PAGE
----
Spl is correct, there are more than a thousand days until the next election; plenty of time for Labour "to rebuild its credibility" (or not).....

I must be getting old because I keep looking back. 1992 was indeed the election to lose, if Labour had won it with a tiny majority they'd've been out again by 1996 and Michael Portillo would now be starting his eleventh year as PM instead of scruffing around for journo jobs. Neil Kinnock did two great services to the party: kicking out Militant and losing that election. He's the real hero.....
 
I can remember a similar argument being put forward in 1979. The rest, as they say . . .
 
Fair comments made by SPL, Hughesey and Steve and I do hope they are right that with three years to go there's time to pull it around.

But the way I look at it now a hung parliament is the best Labour can hope for and limping on thereafter via partnership with the Lib Dems or smaller parties does not inspire too much enthusiasm or confidence.
 
This is a test comment using the new system.

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This is something I've been thinking quite a lot about lately. Let's face it - the Tories will be back in government eventually. Whether that's in 2010, 2014, 2018, whatever, it's going to happen sooner or later.

The point to make is that it should happen at the optimal time for not just the Labour Party, but most importantly for the progressive left cause in the country. Is that going to be the next GE? Possibly.

Possibly because Cameron (if not his party) seems to have doublethought his way into triangulating his policies to the left of Blair.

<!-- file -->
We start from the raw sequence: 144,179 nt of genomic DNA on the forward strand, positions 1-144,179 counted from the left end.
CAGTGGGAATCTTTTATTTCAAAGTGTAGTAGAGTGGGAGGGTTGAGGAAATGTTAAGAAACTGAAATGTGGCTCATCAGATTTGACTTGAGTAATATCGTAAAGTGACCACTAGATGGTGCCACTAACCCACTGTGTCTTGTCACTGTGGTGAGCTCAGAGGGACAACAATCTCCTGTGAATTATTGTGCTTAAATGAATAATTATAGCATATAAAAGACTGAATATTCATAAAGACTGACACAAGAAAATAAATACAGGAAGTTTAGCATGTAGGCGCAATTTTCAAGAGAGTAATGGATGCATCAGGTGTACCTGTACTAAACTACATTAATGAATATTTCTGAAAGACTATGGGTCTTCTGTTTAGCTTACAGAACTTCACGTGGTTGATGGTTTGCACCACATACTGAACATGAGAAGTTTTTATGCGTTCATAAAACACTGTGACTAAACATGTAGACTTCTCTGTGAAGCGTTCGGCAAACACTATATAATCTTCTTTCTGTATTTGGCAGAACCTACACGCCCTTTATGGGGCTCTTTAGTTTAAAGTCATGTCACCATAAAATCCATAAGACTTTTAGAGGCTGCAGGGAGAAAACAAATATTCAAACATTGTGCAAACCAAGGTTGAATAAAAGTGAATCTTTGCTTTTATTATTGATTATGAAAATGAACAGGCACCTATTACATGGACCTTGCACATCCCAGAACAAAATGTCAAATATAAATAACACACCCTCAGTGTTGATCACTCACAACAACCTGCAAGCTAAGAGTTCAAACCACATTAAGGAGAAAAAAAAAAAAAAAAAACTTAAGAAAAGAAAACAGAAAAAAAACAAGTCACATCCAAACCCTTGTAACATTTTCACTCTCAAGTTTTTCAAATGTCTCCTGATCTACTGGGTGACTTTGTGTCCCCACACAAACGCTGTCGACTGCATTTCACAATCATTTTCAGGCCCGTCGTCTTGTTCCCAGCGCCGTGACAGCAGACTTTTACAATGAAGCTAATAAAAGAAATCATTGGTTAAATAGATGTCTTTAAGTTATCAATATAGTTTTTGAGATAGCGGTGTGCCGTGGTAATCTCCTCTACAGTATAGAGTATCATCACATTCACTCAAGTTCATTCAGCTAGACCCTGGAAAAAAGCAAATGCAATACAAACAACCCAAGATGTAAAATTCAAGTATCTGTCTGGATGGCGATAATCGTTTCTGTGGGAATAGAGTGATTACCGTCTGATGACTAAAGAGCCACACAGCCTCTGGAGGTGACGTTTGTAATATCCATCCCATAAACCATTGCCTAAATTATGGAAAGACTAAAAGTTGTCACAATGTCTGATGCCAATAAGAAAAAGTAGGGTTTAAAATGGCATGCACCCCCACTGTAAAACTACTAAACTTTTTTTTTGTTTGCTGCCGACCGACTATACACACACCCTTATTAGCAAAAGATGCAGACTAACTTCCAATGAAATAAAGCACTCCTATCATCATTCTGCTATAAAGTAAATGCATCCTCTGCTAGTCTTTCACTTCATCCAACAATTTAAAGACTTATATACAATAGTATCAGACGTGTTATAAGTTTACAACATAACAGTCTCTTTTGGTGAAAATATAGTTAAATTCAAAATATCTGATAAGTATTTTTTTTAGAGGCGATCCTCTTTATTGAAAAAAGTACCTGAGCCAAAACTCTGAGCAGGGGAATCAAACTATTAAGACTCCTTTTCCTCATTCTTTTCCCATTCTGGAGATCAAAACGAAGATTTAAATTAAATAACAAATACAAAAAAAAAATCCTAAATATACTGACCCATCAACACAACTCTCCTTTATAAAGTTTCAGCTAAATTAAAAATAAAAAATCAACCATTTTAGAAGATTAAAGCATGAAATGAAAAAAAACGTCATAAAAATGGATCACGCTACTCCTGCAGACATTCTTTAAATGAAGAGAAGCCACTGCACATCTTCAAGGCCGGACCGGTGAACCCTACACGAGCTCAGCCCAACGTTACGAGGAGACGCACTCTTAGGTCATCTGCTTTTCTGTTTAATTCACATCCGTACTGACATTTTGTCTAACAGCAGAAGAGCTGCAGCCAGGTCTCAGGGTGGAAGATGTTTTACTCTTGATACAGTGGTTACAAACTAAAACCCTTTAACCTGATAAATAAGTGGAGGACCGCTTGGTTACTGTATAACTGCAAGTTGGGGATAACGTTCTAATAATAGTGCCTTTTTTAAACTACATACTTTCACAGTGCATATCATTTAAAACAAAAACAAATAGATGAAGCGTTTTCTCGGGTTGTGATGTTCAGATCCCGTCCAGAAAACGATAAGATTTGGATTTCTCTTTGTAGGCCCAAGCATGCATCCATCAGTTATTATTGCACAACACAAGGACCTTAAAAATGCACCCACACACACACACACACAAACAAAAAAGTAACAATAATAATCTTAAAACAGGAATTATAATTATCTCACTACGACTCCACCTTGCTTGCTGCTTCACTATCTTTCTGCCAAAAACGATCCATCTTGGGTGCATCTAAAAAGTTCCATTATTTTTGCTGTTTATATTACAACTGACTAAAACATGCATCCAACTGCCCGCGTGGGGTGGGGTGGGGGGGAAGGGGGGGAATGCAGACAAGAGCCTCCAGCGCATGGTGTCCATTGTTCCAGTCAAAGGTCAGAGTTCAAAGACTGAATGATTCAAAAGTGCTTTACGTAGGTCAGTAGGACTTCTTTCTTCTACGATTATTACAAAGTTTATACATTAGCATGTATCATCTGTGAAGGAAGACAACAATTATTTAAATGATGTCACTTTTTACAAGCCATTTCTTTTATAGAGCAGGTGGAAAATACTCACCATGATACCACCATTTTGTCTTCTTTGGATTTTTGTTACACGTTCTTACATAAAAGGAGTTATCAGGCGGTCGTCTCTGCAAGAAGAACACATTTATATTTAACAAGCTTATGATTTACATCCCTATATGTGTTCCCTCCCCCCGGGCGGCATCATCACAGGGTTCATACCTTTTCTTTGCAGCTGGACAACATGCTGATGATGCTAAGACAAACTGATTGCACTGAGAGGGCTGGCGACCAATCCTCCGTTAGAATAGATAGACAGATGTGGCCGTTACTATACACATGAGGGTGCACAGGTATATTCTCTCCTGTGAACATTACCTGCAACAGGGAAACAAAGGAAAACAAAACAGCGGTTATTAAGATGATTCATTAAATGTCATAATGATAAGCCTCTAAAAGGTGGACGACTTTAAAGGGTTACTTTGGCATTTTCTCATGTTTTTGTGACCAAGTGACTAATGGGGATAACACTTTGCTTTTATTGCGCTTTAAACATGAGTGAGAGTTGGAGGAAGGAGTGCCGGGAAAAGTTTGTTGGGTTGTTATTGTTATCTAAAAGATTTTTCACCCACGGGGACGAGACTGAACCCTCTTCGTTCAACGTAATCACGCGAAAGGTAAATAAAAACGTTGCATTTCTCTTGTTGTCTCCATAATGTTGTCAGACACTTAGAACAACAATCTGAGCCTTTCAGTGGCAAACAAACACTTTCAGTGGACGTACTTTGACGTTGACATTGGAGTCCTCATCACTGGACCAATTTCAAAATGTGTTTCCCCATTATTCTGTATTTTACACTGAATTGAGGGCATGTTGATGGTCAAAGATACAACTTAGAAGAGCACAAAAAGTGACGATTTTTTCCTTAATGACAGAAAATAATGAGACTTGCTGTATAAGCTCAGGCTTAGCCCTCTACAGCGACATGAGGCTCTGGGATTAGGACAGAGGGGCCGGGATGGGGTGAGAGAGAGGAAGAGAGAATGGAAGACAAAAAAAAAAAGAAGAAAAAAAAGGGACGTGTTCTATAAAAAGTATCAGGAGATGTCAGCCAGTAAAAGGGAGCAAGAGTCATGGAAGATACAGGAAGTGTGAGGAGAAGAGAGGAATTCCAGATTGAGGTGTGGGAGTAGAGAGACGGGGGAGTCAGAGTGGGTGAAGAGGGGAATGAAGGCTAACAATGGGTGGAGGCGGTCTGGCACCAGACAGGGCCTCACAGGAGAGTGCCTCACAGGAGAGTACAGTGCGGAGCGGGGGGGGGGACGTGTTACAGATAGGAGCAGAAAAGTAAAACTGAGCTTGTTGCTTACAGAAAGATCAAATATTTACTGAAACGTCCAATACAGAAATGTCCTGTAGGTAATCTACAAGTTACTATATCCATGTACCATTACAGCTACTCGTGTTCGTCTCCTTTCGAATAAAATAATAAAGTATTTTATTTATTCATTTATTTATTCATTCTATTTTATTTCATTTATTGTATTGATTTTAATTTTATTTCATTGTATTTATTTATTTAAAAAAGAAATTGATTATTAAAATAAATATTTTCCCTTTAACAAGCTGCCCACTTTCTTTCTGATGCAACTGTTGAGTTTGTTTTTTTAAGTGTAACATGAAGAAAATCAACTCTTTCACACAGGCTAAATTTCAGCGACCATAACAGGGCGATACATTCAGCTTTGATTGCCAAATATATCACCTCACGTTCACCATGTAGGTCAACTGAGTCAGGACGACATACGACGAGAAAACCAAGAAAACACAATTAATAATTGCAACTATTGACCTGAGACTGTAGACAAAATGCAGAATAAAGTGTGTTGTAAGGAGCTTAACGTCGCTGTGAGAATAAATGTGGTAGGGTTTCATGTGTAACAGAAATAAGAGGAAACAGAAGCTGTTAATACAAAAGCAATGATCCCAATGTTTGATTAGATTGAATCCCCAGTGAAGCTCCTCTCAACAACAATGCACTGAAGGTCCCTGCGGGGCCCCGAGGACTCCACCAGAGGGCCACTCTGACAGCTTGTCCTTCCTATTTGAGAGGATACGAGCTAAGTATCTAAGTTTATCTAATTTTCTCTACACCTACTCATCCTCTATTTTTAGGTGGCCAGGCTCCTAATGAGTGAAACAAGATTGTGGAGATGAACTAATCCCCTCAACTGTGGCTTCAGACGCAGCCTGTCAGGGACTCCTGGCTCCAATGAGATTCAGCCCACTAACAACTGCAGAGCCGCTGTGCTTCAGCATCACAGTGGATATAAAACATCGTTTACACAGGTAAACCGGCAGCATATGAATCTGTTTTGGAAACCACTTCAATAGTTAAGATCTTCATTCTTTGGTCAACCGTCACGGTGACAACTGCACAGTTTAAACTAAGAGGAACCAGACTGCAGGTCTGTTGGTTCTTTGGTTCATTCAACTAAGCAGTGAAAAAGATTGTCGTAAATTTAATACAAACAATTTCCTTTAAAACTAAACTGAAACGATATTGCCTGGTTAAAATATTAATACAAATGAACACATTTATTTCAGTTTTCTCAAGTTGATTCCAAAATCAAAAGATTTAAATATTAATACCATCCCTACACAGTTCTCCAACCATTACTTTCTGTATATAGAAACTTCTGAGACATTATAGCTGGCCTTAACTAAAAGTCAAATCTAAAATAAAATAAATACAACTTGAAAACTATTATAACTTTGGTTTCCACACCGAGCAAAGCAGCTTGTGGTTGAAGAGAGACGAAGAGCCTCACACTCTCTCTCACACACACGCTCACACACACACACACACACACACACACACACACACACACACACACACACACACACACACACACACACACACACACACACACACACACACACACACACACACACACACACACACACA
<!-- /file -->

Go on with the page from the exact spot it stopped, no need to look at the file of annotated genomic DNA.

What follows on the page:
Possibly because, as happened with the Tories in the early 90s, there are chickens that will come home to roost for Labour after the next GE (the faults of PFI and tax credits are already rearing their ugly head - this will only increase over the next five or six years).

Possibly because people need reminding. Kids are growing up these days without a deep-held antipathy to the Tories (my lad was 9 years old in May '97 and doesn't quite believe me that the school he's just left used to have portacabins instead of proper classrooms). If this lack of antipathy is left unchecked, the Tories may be in power for a generation come 2015.

I'm not saying I want us to lose the next GE at all. But I am saying that there is definitely an argument to be made from the country's perspective that a four year lame-duck Lib/Con coalition with a centrist leader at the helm, may be just enough for Labour to renew itself sufficiently to meet the challenges of the future.

It's certainly an argument that deserves an airing, even if the conclusion is pre-ordained.
 
Crowsdell
Well argued case re better to accept limited damage now rather than mega damage later. But how does the party do this? Does it sit onn its hands and not campaign? Does it become even more error prone and careless than at present? Very tricky